Clean hydrogen directly from the air: what are we waiting for?
A research team of the Belgian KU-Leuven university has developed a prototype ‘solar panel’ that can produce ‘green hydrogen’ directly out of the air, using the energy of the sun. After ten years of research, it’s ready for upscaling. If Europe is serious about a clean hydrogen strategy for industry and transport to become carbon-neutral by 2050, what are we waiting for?
Hydrogen ‘distilled’ from the air without any emissions, using free solar energy: it looks like that’s just the thing. Genius. The technique is called ‘direct solar hydrogen production’, and while several start-ups in the world are experimenting with it, none landed as far as the Belgian researchers who get it directly out of the air without using water as such.
The most commonly used method to get so-called ‘green’ hydrogen without CO2 emissions in the production process is electrolysis; splitting (very clean) water into hydrogen (H2) and oxygen. But that requires electricity from renewable sources like solar panels or windmills. And quite a lot of it, as 30% of the energy is lost during the process.
The ‘hydrogen solar panel’ from the research team, lead by professor Johan Martens, uses ‘a unique combination of physics and chemistry’ with solar energy and membranes to draw pure hydrogen directly from the moisture in the air. And it doesn’t need to rain for that. It can be relatively dry, plain air.
Efficiency of 15%
The prototype panel (1,6 m2) the team developed can turn 15% of the solar energy into hydrogen. And that’s a world record. To compare: an average solar panel has an efficiency of 19% in converting solar energy into electricity. The university’s prototype panel produces 250 liters of hydrogen per day. That’s 0,023 kg of H2 (at 1 atm air pressure).
With the production of 20 of these panels, an average family can live one year self-sufficient in its energy production (electricity and heating). “Add another 20 and you’ll have enough hydrogen to drive your car equipped with a fuel cell,” researcher Jan Rongé says.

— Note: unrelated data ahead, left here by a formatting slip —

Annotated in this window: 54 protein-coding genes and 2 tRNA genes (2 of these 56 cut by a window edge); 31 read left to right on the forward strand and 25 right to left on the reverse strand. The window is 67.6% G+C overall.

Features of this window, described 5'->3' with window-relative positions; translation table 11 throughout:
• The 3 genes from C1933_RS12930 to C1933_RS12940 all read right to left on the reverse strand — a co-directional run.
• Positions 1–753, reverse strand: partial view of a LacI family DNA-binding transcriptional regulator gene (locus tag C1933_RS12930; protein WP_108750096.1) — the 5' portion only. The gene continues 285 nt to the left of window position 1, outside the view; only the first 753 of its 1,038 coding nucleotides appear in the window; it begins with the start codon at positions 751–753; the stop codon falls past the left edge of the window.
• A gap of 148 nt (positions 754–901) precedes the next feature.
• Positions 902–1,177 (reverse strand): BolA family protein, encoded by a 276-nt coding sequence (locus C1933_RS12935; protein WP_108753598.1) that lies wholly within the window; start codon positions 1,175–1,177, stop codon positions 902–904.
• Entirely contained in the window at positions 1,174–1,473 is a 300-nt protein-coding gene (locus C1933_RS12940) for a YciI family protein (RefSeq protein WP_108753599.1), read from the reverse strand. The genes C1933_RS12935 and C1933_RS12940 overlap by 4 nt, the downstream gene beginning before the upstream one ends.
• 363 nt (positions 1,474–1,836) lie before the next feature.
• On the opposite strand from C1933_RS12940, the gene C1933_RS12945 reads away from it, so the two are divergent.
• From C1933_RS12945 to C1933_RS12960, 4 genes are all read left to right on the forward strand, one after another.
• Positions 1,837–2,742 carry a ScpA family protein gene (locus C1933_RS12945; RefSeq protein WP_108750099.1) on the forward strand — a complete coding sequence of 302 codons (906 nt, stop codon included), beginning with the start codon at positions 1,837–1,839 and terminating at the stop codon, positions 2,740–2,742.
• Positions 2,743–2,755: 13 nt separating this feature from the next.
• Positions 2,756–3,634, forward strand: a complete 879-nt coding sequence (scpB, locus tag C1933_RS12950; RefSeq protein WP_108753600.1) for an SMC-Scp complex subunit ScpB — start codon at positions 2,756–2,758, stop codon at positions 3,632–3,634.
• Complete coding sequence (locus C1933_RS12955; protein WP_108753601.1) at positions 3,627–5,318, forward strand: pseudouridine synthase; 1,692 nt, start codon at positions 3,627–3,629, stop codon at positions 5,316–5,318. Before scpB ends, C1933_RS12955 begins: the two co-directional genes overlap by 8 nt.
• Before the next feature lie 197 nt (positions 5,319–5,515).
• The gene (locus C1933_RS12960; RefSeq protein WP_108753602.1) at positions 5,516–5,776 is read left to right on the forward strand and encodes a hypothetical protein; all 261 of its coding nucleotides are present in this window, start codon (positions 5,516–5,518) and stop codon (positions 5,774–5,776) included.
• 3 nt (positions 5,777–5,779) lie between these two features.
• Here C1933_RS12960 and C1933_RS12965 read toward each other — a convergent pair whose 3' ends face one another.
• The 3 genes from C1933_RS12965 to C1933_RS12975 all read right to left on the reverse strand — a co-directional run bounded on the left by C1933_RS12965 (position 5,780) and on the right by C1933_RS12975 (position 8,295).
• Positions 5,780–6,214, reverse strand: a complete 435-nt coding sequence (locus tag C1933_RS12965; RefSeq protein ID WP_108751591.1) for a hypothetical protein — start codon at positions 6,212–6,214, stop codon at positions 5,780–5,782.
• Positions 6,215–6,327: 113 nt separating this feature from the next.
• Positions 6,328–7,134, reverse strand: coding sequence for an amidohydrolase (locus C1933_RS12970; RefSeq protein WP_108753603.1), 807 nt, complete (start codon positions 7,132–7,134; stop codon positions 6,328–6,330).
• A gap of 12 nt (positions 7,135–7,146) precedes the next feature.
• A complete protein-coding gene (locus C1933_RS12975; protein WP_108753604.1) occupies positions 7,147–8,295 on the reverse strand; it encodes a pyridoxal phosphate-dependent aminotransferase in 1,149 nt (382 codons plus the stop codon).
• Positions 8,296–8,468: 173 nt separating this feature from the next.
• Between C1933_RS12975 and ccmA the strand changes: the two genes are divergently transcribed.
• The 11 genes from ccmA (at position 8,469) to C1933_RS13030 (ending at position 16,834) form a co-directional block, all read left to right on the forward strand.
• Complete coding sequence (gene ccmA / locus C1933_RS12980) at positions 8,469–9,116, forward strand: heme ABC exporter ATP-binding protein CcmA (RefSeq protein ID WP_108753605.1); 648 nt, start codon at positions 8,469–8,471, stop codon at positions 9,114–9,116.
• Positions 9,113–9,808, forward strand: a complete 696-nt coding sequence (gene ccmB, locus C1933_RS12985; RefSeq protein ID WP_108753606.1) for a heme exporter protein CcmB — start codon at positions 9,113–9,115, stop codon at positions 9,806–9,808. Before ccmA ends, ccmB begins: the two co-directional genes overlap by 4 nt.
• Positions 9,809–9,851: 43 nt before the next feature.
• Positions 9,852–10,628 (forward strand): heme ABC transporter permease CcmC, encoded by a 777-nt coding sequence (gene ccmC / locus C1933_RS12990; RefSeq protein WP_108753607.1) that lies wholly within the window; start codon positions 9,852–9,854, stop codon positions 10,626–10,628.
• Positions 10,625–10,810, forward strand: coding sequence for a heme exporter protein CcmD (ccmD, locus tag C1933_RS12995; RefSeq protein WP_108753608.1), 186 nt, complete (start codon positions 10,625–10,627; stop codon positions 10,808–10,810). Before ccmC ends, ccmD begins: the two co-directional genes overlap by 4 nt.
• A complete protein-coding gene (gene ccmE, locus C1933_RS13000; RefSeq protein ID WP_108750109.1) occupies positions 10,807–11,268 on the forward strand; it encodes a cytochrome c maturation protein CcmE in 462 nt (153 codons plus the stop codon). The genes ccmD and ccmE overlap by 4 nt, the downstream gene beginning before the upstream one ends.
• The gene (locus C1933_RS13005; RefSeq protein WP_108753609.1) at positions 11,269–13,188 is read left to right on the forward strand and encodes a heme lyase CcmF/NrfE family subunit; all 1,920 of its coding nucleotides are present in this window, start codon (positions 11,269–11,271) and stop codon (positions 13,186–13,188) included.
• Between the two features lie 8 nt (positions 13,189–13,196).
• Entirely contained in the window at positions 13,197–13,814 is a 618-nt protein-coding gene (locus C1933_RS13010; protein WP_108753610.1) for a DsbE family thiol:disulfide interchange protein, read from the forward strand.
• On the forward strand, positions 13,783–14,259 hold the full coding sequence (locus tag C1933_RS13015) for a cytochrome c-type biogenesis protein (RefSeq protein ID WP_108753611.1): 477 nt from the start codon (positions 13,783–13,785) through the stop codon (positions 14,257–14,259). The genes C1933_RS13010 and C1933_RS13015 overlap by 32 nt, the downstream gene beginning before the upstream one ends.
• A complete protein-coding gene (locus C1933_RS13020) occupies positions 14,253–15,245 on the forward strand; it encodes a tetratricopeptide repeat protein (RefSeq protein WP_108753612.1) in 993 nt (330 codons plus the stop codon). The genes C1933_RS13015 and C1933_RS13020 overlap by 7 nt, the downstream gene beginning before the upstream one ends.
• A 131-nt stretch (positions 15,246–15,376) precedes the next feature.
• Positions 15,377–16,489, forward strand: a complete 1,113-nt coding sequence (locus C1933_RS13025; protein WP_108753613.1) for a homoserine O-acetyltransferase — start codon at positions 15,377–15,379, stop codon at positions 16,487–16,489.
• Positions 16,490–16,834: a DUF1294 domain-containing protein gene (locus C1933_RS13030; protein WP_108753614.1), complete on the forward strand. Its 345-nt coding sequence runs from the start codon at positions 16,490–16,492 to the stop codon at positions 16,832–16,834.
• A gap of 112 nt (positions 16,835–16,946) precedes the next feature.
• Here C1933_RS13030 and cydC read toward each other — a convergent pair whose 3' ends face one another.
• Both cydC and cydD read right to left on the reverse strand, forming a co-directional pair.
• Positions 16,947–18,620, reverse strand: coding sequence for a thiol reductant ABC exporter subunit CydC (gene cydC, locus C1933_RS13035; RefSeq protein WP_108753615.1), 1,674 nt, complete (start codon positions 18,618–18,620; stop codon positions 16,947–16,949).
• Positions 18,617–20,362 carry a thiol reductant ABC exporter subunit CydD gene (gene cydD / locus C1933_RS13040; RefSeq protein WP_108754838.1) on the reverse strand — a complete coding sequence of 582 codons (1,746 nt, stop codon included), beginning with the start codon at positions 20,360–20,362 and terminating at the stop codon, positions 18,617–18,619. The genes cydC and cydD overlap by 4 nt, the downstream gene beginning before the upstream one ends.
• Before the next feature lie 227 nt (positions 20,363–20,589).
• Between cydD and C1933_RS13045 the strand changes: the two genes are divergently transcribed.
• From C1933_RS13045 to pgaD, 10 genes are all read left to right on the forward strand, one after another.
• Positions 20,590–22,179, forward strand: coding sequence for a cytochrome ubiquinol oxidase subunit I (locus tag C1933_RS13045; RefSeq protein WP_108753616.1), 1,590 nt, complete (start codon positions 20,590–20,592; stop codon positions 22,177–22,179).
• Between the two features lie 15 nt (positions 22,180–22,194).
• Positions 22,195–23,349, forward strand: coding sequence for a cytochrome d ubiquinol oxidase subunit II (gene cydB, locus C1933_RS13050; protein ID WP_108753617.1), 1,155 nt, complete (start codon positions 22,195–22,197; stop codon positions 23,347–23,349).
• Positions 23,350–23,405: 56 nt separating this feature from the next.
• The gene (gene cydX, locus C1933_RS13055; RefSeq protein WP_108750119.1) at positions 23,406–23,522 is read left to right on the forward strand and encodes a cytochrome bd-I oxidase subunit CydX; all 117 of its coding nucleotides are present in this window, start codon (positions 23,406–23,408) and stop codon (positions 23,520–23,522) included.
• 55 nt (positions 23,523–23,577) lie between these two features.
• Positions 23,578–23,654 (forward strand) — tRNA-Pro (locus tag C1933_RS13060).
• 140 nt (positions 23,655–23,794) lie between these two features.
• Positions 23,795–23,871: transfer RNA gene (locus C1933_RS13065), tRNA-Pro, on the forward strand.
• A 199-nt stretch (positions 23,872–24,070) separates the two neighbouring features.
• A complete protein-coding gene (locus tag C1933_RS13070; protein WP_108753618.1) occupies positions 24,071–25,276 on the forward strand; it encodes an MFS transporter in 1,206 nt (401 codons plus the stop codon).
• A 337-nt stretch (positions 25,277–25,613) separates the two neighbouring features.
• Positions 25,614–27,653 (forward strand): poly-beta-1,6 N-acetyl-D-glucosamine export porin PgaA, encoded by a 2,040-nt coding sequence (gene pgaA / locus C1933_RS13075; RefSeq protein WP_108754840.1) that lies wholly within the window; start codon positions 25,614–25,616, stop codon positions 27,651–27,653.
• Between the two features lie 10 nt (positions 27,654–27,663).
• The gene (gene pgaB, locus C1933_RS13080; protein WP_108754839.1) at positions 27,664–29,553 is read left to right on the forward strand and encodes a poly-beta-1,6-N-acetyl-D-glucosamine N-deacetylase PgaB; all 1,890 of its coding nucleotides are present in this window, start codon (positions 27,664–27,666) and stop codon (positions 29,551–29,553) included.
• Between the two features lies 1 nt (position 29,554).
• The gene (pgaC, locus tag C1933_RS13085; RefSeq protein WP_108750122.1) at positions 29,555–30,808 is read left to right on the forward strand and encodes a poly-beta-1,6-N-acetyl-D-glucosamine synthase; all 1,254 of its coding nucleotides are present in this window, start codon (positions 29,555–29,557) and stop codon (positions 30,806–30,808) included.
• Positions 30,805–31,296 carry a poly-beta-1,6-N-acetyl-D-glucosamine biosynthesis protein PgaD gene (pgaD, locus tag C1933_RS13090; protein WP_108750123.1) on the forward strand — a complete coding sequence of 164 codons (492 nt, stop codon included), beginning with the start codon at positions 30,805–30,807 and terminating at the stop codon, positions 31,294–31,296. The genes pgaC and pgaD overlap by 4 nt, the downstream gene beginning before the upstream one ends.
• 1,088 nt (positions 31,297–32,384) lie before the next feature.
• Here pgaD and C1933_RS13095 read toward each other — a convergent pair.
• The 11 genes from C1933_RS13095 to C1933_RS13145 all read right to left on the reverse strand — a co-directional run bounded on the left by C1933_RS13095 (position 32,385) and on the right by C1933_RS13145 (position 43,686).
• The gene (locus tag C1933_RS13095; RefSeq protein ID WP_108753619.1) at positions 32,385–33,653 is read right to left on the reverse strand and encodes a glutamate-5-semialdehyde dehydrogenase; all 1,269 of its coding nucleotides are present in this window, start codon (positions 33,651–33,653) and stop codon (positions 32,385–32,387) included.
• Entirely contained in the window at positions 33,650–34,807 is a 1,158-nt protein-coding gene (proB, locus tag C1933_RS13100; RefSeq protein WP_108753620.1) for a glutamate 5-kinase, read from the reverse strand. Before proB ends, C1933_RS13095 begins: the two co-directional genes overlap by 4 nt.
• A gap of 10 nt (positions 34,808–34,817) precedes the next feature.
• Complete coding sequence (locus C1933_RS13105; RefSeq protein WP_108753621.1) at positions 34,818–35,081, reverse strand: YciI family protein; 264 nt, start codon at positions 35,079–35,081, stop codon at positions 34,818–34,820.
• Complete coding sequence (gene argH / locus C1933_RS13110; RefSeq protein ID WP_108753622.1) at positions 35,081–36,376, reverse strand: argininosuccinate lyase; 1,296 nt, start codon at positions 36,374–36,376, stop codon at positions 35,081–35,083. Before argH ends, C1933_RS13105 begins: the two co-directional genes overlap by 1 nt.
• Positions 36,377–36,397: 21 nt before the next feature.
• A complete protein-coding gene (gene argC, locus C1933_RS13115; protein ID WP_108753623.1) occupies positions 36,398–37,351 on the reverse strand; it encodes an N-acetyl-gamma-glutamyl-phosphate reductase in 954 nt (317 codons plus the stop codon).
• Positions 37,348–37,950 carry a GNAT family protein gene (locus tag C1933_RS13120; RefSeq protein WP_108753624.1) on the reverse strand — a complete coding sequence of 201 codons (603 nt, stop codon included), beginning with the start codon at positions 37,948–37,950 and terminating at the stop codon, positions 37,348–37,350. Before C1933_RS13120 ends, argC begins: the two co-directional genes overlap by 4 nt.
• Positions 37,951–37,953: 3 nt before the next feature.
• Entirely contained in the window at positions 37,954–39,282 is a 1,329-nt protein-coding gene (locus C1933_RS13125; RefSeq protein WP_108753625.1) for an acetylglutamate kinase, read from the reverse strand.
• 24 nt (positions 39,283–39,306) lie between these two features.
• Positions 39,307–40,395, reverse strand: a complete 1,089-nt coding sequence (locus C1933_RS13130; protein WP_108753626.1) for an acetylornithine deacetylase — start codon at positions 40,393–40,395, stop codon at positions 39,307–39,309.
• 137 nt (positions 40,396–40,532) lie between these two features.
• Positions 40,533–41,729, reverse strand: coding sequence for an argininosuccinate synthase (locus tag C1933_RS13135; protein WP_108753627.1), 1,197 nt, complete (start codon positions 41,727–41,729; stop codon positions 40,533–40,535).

Not the best solution for cars
A fuel cell car like a Toyota Mirai has a 5 kg H2 storage capacity and consumes minimal 0,76 kg H2 per 100 km. So, if we calculated well, with 20 of those panels producing 5 000 liters a day or 0,417 kg of hydrogen, it will take you 11 days to fill up your tank, which in reality is good for roughly 500 km.
Nevertheless, hydrogen isn’t necessarily the best solution for cars, Rongé explains when asked. For cars, battery electric vehicles (BEV’s) in most cases are the better choice as the stored electricity is used right away. While with a fuel cell converting hydrogen to electricity, there is a loss. That loss could be up to 30%.
Heavy road transport
But for heavy road transport and maritime transport, it is considered one of the best ways to achieve zero-emissions. A battery-powered truck, like Tesla’s Semi, would require several tons of batteries for a range of 800 km. A hydrogen semi-truck like the ‘Tre’ American competitor Nikola is working on, could achieve ranges up to 1 200 km without the additional weight.
Hydrogen tanks can be filled up in minutes, but this requires a network of filling stations. The beauty of the technology of this ‘direct solar hydrogen production’ is that it can be done on location with these panels, avoiding costly transport or pipelines in the best case. You still would need to compress and store it.
Tested in real-life house
Or you can have these hydrogen panels at home for electricity production that can be stored in the form of hydrogen or used for heating. Actually, the research team is testing its panels in ‘real-life conditions’ today in a house in Oud-Heverlee near Louvain that provides in its own energy needs.
It has regular solar panels and backup batteries, a heat pump for heating, a Tesla car for driving, and up to 20 hydrogen panels. If the experiment, funded by the Flemish Agency for Innovation and Entrepreneurship (VLAIO), turns out well, more family homes will be equipped with the hydrogen panels.
Upscaling for commercial production
“The work we’re doing today is less academic but geared more to upscaling the technology to commercial production of the panels,” says Jan Rongé. The next step is setting up a production site and a ‘living lab’ for research on a systems level. The pilot production methods will be tested and fine-tuned to become a standard product with a production capacity of 5 000 panels per year in the final phase, end of 2022.
The researchers believe, when mass-produced, prices for this kind of panels could drop dramatically over time to a level it becomes commercially viable for everybody, as we saw in the evolution of solar panels.
An outstretched hand?
So again, what are we waiting for to scale up this technology in Europe? “We didn’t make too much fuzz about it so far,” Rongé says, “because we don’t want to create too high expectations yet.” The technology is patented, but the researchers don’t want it to come into the hands of one big company with deep pockets. But they’re willing to share their knowledge.
It’s not intended to make big money. They want to give it the best chance to become a widely used technology for society, Rongé adds. But if Europe with its ‘Green Deal’ or a credible alliance of governments and industries would come up with the funds to accelerate things, the Louvain researchers wouldn’t be likely to reject the outstretched hand.